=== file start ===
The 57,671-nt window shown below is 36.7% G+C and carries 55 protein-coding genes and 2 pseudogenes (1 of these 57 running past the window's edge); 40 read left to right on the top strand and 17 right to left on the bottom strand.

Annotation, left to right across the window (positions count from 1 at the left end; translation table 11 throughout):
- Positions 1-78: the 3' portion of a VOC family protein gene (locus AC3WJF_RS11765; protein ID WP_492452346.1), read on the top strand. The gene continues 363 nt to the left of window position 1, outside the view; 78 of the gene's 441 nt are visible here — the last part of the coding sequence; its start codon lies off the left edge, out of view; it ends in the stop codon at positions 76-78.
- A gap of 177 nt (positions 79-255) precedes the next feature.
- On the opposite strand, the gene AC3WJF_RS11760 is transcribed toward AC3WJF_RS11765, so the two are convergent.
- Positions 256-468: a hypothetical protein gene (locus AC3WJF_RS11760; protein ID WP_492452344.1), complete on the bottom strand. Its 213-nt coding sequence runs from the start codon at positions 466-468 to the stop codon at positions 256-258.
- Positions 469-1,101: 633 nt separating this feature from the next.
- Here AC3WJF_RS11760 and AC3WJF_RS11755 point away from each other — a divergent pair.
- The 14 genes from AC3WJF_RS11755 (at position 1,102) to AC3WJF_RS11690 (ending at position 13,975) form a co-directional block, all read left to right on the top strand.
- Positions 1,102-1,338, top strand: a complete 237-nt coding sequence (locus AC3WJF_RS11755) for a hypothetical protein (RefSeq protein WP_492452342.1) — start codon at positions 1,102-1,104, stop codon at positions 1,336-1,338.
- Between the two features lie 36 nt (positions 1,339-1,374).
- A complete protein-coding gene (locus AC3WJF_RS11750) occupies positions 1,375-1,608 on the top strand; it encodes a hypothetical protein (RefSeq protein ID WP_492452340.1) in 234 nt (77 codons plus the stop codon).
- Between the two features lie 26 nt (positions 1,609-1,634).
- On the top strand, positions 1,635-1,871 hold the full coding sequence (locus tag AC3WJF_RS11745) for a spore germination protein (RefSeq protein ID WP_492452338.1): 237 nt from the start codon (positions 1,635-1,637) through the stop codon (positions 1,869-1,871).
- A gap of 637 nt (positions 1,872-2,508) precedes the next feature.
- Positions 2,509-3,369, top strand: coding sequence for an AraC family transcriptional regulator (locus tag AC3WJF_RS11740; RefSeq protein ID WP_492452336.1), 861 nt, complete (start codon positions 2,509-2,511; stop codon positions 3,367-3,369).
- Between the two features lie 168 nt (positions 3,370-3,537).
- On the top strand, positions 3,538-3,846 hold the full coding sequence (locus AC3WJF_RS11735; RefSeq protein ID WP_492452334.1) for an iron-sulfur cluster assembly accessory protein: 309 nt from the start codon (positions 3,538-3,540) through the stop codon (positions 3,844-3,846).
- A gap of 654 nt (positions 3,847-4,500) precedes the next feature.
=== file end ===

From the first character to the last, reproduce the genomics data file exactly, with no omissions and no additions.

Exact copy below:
The 57,671-nt window shown below is 36.7% G+C and carries 55 protein-coding genes and 2 pseudogenes (1 of these 57 running past the window's edge); 40 read left to right on the top strand and 17 right to left on the bottom strand.

Annotation, left to right across the window (positions count from 1 at the left end; translation table 11 throughout):
- Positions 1-78: the 3' portion of a VOC family protein gene (locus AC3WJF_RS11765; protein ID WP_492452346.1), read on the top strand. The gene continues 363 nt to the left of window position 1, outside the view; 78 of the gene's 441 nt are visible here — the last part of the coding sequence; its start codon lies off the left edge, out of view; it ends in the stop codon at positions 76-78.
- A gap of 177 nt (positions 79-255) precedes the next feature.
- On the opposite strand, the gene AC3WJF_RS11760 is transcribed toward AC3WJF_RS11765, so the two are convergent.
- Positions 256-468: a hypothetical protein gene (locus AC3WJF_RS11760; protein ID WP_492452344.1), complete on the bottom strand. Its 213-nt coding sequence runs from the start codon at positions 466-468 to the stop codon at positions 256-258.
- Positions 469-1,101: 633 nt separating this feature from the next.
- Here AC3WJF_RS11760 and AC3WJF_RS11755 point away from each other — a divergent pair.
- The 14 genes from AC3WJF_RS11755 (at position 1,102) to AC3WJF_RS11690 (ending at position 13,975) form a co-directional block, all read left to right on the top strand.
- Positions 1,102-1,338, top strand: a complete 237-nt coding sequence (locus AC3WJF_RS11755) for a hypothetical protein (RefSeq protein WP_492452342.1) — start codon at positions 1,102-1,104, stop codon at positions 1,336-1,338.
- Between the two features lie 36 nt (positions 1,339-1,374).
- A complete protein-coding gene (locus AC3WJF_RS11750) occupies positions 1,375-1,608 on the top strand; it encodes a hypothetical protein (RefSeq protein ID WP_492452340.1) in 234 nt (77 codons plus the stop codon).
- Between the two features lie 26 nt (positions 1,609-1,634).
- On the top strand, positions 1,635-1,871 hold the full coding sequence (locus tag AC3WJF_RS11745) for a spore germination protein (RefSeq protein ID WP_492452338.1): 237 nt from the start codon (positions 1,635-1,637) through the stop codon (positions 1,869-1,871).
- A gap of 637 nt (positions 1,872-2,508) precedes the next feature.
- Positions 2,509-3,369, top strand: coding sequence for an AraC family transcriptional regulator (locus tag AC3WJF_RS11740; RefSeq protein ID WP_492452336.1), 861 nt, complete (start codon positions 2,509-2,511; stop codon positions 3,367-3,369).
- Between the two features lie 168 nt (positions 3,370-3,537).
- On the top strand, positions 3,538-3,846 hold the full coding sequence (locus AC3WJF_RS11735; RefSeq protein ID WP_492452334.1) for an iron-sulfur cluster assembly accessory protein: 309 nt from the start codon (positions 3,538-3,540) through the stop codon (positions 3,844-3,846).
- A gap of 654 nt (positions 3,847-4,500) precedes the next feature.